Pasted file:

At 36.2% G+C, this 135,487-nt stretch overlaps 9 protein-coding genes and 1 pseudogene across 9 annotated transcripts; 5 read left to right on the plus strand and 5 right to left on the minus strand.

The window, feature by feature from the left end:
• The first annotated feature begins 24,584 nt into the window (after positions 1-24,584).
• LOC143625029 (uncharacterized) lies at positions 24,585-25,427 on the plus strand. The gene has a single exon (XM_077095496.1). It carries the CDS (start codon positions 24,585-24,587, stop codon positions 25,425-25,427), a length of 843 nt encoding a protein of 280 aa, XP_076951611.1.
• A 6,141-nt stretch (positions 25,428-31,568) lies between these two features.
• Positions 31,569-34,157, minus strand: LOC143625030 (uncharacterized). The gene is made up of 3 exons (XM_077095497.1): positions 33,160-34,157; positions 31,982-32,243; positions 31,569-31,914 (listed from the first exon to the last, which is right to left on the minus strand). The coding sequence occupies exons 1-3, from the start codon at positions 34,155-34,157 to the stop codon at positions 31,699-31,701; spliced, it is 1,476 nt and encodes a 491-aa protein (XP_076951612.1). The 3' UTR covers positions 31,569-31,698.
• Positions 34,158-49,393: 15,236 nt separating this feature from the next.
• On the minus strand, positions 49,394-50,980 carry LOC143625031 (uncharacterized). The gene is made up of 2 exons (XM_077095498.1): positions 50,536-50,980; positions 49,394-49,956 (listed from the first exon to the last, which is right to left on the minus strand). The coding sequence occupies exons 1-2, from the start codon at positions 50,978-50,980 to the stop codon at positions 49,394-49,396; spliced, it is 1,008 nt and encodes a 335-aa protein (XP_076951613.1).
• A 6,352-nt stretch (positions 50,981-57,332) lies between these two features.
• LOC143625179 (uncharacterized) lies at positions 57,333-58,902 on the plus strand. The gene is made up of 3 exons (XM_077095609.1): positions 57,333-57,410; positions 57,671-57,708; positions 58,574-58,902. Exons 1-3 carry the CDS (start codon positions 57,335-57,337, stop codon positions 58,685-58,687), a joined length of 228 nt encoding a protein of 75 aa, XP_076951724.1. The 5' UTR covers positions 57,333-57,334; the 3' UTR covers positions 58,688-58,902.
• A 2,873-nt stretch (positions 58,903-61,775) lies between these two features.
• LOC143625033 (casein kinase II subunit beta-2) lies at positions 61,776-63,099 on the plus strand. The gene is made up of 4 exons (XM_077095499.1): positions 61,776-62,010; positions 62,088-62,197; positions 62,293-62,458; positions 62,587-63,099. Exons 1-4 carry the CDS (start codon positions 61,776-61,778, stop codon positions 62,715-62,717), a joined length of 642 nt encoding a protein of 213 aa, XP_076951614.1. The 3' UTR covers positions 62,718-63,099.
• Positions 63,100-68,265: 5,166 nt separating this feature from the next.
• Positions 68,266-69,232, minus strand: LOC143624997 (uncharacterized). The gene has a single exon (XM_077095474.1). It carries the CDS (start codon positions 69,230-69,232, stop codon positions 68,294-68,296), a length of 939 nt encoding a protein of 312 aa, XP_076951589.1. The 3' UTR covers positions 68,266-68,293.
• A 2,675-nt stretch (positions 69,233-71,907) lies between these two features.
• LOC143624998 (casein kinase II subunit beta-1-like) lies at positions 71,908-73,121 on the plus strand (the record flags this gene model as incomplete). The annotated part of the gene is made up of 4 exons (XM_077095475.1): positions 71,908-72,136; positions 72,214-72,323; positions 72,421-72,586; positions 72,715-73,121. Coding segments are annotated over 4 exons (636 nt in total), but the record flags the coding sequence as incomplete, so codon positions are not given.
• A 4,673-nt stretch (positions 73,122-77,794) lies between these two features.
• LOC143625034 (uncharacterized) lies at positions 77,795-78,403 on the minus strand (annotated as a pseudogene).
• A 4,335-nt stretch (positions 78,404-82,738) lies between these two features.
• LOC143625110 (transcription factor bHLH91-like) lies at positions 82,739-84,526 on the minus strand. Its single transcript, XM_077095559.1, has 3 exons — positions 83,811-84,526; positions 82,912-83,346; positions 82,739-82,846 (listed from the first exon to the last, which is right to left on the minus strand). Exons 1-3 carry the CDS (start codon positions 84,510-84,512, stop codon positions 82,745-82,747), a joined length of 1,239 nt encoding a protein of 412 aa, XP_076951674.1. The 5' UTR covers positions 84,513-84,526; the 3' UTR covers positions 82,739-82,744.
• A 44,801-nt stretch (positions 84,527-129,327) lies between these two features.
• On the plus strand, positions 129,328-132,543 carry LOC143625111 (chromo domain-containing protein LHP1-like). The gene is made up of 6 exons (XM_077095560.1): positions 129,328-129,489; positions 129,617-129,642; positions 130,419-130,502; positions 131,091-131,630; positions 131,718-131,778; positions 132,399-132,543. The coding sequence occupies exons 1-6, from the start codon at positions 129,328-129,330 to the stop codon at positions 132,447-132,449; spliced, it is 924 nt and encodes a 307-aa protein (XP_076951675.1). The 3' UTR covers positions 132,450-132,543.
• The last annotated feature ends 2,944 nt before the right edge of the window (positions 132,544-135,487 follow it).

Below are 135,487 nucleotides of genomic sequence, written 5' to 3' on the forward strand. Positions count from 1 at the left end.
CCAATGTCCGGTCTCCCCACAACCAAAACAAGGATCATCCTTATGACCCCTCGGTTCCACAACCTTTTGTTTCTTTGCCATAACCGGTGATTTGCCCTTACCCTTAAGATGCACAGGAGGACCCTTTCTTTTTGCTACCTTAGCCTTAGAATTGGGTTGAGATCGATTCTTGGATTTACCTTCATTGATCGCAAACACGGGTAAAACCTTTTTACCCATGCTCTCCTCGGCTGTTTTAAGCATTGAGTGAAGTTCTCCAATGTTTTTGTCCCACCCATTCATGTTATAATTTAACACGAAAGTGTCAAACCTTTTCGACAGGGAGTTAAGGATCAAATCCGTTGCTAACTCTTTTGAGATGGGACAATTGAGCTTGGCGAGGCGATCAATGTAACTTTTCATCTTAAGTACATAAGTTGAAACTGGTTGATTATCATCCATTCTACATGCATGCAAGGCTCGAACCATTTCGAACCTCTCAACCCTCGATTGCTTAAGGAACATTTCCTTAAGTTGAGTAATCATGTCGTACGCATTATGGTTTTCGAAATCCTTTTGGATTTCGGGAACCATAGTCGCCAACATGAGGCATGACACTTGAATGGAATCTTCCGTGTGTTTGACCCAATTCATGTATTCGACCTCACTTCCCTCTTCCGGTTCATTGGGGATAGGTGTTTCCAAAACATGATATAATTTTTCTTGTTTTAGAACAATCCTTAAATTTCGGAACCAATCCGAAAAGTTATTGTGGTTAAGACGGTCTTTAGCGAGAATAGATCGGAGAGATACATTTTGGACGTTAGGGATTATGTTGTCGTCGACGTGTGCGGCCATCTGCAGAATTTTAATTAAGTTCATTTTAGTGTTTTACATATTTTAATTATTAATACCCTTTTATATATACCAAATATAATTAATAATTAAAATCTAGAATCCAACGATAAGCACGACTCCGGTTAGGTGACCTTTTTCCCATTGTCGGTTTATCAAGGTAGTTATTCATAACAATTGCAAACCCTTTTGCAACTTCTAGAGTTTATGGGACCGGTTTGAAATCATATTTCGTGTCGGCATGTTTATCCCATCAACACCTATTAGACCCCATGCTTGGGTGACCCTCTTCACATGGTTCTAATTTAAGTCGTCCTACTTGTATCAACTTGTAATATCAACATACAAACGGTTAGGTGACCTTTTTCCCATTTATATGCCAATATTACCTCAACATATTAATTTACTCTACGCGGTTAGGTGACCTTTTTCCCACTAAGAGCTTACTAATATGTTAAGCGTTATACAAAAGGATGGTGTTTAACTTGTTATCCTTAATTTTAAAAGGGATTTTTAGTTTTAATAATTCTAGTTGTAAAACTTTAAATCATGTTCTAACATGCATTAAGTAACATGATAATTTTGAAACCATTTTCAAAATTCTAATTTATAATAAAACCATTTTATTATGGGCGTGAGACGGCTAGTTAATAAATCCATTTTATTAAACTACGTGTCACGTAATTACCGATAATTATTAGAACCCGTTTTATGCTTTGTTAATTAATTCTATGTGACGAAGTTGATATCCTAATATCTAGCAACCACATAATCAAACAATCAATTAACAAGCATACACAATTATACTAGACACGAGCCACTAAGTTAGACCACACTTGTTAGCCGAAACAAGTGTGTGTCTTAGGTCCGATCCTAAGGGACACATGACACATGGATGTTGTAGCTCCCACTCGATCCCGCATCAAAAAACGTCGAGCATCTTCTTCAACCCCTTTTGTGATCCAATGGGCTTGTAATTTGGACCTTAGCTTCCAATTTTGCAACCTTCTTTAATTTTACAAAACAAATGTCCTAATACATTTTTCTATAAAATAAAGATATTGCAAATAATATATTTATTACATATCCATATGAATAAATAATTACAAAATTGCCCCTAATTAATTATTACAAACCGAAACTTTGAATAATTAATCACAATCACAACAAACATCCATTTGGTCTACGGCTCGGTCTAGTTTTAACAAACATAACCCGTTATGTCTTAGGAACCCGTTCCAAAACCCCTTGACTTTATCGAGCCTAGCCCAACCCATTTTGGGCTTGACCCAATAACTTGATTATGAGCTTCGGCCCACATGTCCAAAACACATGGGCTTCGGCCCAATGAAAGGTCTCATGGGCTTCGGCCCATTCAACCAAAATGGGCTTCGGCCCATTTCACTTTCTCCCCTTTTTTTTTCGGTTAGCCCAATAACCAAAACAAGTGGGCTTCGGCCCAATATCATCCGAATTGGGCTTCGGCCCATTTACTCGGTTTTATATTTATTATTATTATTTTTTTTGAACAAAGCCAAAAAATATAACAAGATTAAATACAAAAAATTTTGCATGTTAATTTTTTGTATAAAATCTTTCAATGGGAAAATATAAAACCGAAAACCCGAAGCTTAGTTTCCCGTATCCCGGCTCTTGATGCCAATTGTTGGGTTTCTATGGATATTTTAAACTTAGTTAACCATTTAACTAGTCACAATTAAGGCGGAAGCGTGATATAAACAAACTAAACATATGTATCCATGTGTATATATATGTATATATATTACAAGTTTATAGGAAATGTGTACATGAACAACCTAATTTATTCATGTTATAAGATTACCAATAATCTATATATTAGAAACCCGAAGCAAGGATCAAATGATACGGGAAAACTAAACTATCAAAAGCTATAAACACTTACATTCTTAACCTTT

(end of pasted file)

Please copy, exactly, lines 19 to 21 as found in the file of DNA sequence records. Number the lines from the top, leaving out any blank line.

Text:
• A 4,335-nt stretch (positions 78,404-82,738) lies between these two features.
• LOC143625110 (transcription factor bHLH91-like) lies at positions 82,739-84,526 on the minus strand. Its single transcript, XM_077095559.1, has 3 exons — positions 83,811-84,526; positions 82,912-83,346; positions 82,739-82,846 (listed from the first exon to the last, which is right to left on the minus strand). Exons 1-3 carry the CDS (start codon positions 84,510-84,512, stop codon positions 82,745-82,747), a joined length of 1,239 nt encoding a protein of 412 aa, XP_076951674.1. The 5' UTR covers positions 84,513-84,526; the 3' UTR covers positions 82,739-82,744.
• A 44,801-nt stretch (positions 84,527-129,327) lies between these two features.